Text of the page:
You need to have good eyes for Pesach. I'm not talking about having decent eyesight to read the pages of Haggadah-text on the Seder nights (although that is useful), I mean you need sharp eyes to prepare for and enjoy Pesach.
First, you need eagle-eyes for the chametz-search on the night before Pesach. As you search for those ten small pieces of bread, you also seek your own character weaknesses so that you can overcome them. In other words, before Pesach, you look for- and find- problems.
On the next night, at the Pesach Seder, you search again. This time, you look for matzah (the antithesis of bread). Your search is not for just any matzah, but for the elusive afikoman. Beyond the kiddies' treasure hunt, the afikoman represents the hidden essence of your soul that you should constantly strive to reveal. Your soul's own power is unstoppable, if you can only activate it. So, on Pesach night you look for solutions.
These two searches are typical of the opposing attitudes of Pharaoh and Moses, or pre- and post Exodus mentalities. What's common to both is the life-maxim that whatever you look for, you'll find.
When Moses told Pharaoh to let the Jews go, Pharaoh invented a most creative spectrum of excuses for them to stay put. He warned Moses to be practical and not to spoil his people's employment opportunities, he recommended that the children stay behind to avoid the stress of desert travel and he even warned that the stars bode ill for Moses' people. Pharaoh looked for excuses and he found some really good ones. Moses looked for opportunity and he saved our nation.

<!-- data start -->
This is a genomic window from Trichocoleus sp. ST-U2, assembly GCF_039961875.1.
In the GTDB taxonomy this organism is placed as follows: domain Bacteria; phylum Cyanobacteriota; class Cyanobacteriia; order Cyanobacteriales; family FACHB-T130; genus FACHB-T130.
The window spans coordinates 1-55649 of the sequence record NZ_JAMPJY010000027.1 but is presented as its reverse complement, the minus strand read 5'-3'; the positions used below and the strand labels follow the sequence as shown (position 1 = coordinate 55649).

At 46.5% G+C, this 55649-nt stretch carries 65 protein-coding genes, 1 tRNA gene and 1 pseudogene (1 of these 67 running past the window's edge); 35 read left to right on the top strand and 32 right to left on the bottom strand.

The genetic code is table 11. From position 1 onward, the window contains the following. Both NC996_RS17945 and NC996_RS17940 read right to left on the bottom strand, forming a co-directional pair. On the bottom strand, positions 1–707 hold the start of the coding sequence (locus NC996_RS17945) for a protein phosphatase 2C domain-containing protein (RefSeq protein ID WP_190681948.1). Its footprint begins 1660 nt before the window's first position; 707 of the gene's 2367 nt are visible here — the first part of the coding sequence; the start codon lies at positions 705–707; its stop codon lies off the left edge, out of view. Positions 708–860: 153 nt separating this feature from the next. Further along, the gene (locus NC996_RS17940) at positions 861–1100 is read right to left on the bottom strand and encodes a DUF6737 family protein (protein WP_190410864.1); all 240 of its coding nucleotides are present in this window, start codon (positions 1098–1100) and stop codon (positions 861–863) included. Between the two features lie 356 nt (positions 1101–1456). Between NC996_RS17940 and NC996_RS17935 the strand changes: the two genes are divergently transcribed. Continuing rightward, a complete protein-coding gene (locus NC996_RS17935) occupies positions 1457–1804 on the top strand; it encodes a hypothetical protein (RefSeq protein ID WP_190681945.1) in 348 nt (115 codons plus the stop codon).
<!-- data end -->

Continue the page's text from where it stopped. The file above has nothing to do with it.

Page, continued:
Pesach reminds us that we will find what we look for in life. Even before Pesach starts, we look for the problems with a view to resolve them. Once Pesach begins, we only look for opportunities and solutions. At Pesachtime, you need to be wary of the sophisticated and apparently well-intentioned views offered by Pharaoh and take encouragement instead from the positive outlook of Moses.
You might come up with watertight excuses for not making spiritual progress. But, then you are Pharaoh's slave. Alternatively, you could look for opportunity and leap into action. Then you follow Moses to free yourself from the shackles of your own self-doubt, called Egypt.